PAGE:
Tampa Bay Rays: Discussing Sternberg’s comments on 2020 payroll

Tampa Bay Rays Owner Stuart Sternberg (Photo by Brian Blanco/Getty Images)
Tampa Bay Rays Owner Stuart Sternberg (Photo by Brian Blanco/Getty Images) /

Local media members sat down for a lengthy and revealing interview with the Rays owner, Stu Sternberg. They discussed payroll, spending habits, and Montreal. We are going to touch on his comments regarding his willingness to spend this offseason:

“We anticipate this year spending more money than we did last year. We anticipated that, we expect that.” , said Sternberg when asked by local media about the Rays’ plans this offseason. What he didn’t say was how much they were willing to spend.

After reading what turned out to be a quite a revealing interview that touched on the decision making process of the front office along with the increasingly toxic Montreal topic, I was left rather excited for what the rest of the offseason holds.

According to Marc Topkin’s article, Sternberg explained that the Tampa Bay Rays have a rolling budget that fluctuates between 40-80M for any given year. Currently, if Opening Day was tomorrow, the  Rays payroll would sit around 57M. Here’s the breakdown:

  • Under Contract: 38M
    • Morton, Kiermaier, Snell, Zunino, Lowe
  • Arbitration Estimates: ~9.7M (10M)
    • Drake, Robertson, Roe, Renfroe, Glasnow
  • Remaining 15 players making near league minimum: ~9M
  • Combined: 57M

So, to this point they have less than the 62M they spent in 2019 committed to 2020.

When discussing the Tommy Pham trade, the money saved, and whether or not the Rays would reallocate those funds elsewhere, Sternberg suggested that it was more about positioning the team for the future rather than saving 5M. He also mentioned that the money would be spent, but likely in other areas. While the Tommy Pham trade was a difficult one to stomach for fans and even the front office, Sternberg suggested that it was part of a plan:

"“Trading Tommy Pham is a very difficult decision. But now we have plans in place and things will try to do. And we’ll try to execute them.”"

So, what could those plans entail? Well, the options are rather endless short of signing Anthony Rendon… unless of course the Rays could get him for 25M according to Sternberg who said he wouldn’t mind spending an additional 50M if it would net Cole and Rendon.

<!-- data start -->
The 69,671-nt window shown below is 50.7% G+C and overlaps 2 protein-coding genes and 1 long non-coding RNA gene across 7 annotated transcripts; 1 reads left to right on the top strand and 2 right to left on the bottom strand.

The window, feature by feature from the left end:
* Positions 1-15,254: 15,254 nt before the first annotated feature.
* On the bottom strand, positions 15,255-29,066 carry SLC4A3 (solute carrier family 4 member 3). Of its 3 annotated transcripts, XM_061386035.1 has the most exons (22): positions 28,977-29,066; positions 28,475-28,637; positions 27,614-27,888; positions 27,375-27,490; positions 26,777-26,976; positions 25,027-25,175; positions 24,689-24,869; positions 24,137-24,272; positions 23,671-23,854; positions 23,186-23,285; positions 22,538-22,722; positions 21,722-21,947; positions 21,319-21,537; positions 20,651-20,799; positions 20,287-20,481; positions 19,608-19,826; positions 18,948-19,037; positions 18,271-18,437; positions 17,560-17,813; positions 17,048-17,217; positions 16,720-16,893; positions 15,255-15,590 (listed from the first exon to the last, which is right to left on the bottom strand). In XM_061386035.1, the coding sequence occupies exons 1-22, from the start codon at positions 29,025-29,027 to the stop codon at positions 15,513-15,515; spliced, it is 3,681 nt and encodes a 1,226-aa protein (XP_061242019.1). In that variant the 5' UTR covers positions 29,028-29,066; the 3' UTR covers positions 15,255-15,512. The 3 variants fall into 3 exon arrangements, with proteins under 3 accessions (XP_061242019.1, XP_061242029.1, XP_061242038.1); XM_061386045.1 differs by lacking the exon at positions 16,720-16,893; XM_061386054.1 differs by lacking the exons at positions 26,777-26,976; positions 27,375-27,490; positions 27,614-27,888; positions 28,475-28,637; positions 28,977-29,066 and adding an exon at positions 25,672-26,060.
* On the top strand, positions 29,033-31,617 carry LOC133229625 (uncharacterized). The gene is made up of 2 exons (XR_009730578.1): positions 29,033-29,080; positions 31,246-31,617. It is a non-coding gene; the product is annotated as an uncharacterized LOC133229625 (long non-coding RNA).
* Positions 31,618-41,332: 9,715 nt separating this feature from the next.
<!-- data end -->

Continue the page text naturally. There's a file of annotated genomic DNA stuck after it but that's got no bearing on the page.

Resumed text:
Of the entire interview, that quote was the most intriguing and telling. The Rays, who have employed a “money is tight” narrative for the entirety of the franchise’s existence, do actually possess the ability to spend more than they do and have largely chosen not to. But, can you blame them with the success they have found while spending so little?

Sternberg said this regarding the filling of potential needs ahead of 2020:

"“Whether we save the money with one guy or not, if it’s going to make us better, and it’s a need for us, and it’s somewhat in a sense of what we can afford, we’re going to do it.”"

But… what can they truly afford? If the rolling budget is 40-80M, then the Rays have roughly 23M left to spend this offseason. But, in a hypothetical world in which the Rays could have signed Rendon and Cole for a combined 50M, then the 80M budget is simply a formality.

So, what is the Rays budget? Let’s stick with the 80M ceiling and play with the possibilities… As Sternberg said, “Its all a question of who’s available and at what price.”

The Rays’ most pressing needs still remain behind the plate and in the outfield. The catching market has thinned substantially, but there is one intriguing player the Rays may make a move for. If the Rays can swing a deal for Cubs catcher, Wilson Contreras, who is projected to make 4.5M in 2020, they will have roughly 19M left for free agent signings.

If they then look to address the need for an additional right handed hitting outfielder then they could turn their attention to Yasiel Puig, who I wrote about previously, or Avisail Garcia who was a pivotal contributor in 2019.

Both Puig and Garcia are projected to net anywhere from 6-8M in free agency on shorter-term deals. If they can sign on of them, that leaves them with roughly 10M left to solidify the backend of their bullpen.

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To do that they can look at Dellin Betances, Blake Treinen, or any number of other free agents along with the trade market. The possibilities are endless now that we know the Rays are planning to spending money.